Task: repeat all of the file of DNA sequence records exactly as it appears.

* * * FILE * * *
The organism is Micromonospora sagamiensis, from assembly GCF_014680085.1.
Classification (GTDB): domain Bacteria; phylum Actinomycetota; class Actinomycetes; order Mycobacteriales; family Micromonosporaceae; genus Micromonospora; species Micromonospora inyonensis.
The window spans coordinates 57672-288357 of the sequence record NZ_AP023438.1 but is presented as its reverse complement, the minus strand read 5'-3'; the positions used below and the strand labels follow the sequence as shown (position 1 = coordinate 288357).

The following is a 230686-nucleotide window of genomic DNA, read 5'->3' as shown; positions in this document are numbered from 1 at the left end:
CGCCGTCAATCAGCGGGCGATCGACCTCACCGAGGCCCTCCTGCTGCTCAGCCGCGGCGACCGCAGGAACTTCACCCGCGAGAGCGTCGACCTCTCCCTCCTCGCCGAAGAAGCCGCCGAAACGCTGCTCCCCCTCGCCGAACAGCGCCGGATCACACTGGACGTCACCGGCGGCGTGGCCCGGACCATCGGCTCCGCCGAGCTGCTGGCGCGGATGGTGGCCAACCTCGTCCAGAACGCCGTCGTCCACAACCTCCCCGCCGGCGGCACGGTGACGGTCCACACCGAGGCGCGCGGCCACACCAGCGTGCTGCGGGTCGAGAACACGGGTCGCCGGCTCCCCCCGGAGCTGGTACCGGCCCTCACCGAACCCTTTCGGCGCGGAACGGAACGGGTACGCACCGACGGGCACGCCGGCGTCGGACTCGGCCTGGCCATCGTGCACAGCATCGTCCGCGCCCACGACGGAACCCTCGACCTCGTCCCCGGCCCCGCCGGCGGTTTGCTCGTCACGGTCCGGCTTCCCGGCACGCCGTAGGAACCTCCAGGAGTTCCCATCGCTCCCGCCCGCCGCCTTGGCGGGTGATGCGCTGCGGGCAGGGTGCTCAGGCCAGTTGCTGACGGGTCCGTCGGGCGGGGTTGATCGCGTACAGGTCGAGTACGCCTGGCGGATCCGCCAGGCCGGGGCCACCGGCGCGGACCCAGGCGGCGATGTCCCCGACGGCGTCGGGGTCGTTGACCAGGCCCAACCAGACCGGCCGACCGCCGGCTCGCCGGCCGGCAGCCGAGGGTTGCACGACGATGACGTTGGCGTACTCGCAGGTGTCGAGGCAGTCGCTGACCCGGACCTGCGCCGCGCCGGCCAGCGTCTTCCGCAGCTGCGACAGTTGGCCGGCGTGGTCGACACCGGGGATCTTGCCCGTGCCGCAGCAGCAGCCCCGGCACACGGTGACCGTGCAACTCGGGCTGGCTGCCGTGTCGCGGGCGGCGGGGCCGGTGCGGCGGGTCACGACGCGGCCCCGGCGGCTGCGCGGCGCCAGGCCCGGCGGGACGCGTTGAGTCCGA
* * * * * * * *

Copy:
The organism is Micromonospora sagamiensis, from assembly GCF_014680085.1.
Classification (GTDB): domain Bacteria; phylum Actinomycetota; class Actinomycetes; order Mycobacteriales; family Micromonosporaceae; genus Micromonospora; species Micromonospora inyonensis.
The window spans coordinates 57672-288357 of the sequence record NZ_AP023438.1 but is presented as its reverse complement, the minus strand read 5'-3'; the positions used below and the strand labels follow the sequence as shown (position 1 = coordinate 288357).

The following is a 230686-nucleotide window of genomic DNA, read 5'->3' as shown; positions in this document are numbered from 1 at the left end:
CGCCGTCAATCAGCGGGCGATCGACCTCACCGAGGCCCTCCTGCTGCTCAGCCGCGGCGACCGCAGGAACTTCACCCGCGAGAGCGTCGACCTCTCCCTCCTCGCCGAAGAAGCCGCCGAAACGCTGCTCCCCCTCGCCGAACAGCGCCGGATCACACTGGACGTCACCGGCGGCGTGGCCCGGACCATCGGCTCCGCCGAGCTGCTGGCGCGGATGGTGGCCAACCTCGTCCAGAACGCCGTCGTCCACAACCTCCCCGCCGGCGGCACGGTGACGGTCCACACCGAGGCGCGCGGCCACACCAGCGTGCTGCGGGTCGAGAACACGGGTCGCCGGCTCCCCCCGGAGCTGGTACCGGCCCTCACCGAACCCTTTCGGCGCGGAACGGAACGGGTACGCACCGACGGGCACGCCGGCGTCGGACTCGGCCTGGCCATCGTGCACAGCATCGTCCGCGCCCACGACGGAACCCTCGACCTCGTCCCCGGCCCCGCCGGCGGTTTGCTCGTCACGGTCCGGCTTCCCGGCACGCCGTAGGAACCTCCAGGAGTTCCCATCGCTCCCGCCCGCCGCCTTGGCGGGTGATGCGCTGCGGGCAGGGTGCTCAGGCCAGTTGCTGACGGGTCCGTCGGGCGGGGTTGATCGCGTACAGGTCGAGTACGCCTGGCGGATCCGCCAGGCCGGGGCCACCGGCGCGGACCCAGGCGGCGATGTCCCCGACGGCGTCGGGGTCGTTGACCAGGCCCAACCAGACCGGCCGACCGCCGGCTCGCCGGCCGGCAGCCGAGGGTTGCACGACGATGACGTTGGCGTACTCGCAGGTGTCGAGGCAGTCGCTGACCCGGACCTGCGCCGCGCCGGCCAGCGTCTTCCGCAGCTGCGACAGTTGGCCGGCGTGGTCGACACCGGGGATCTTGCCCGTGCCGCAGCAGCAGCCCCGGCACACGGTGACCGTGCAACTCGGGCTGGCTGCCGTGTCGCGGGCGGCGGGGCCGGTGCGGCGGGTCACGACGCGGCCCCGGCGGCTGCGCGGCGCCAGGCCCGGCGGGACGCGTTGAGTCCGA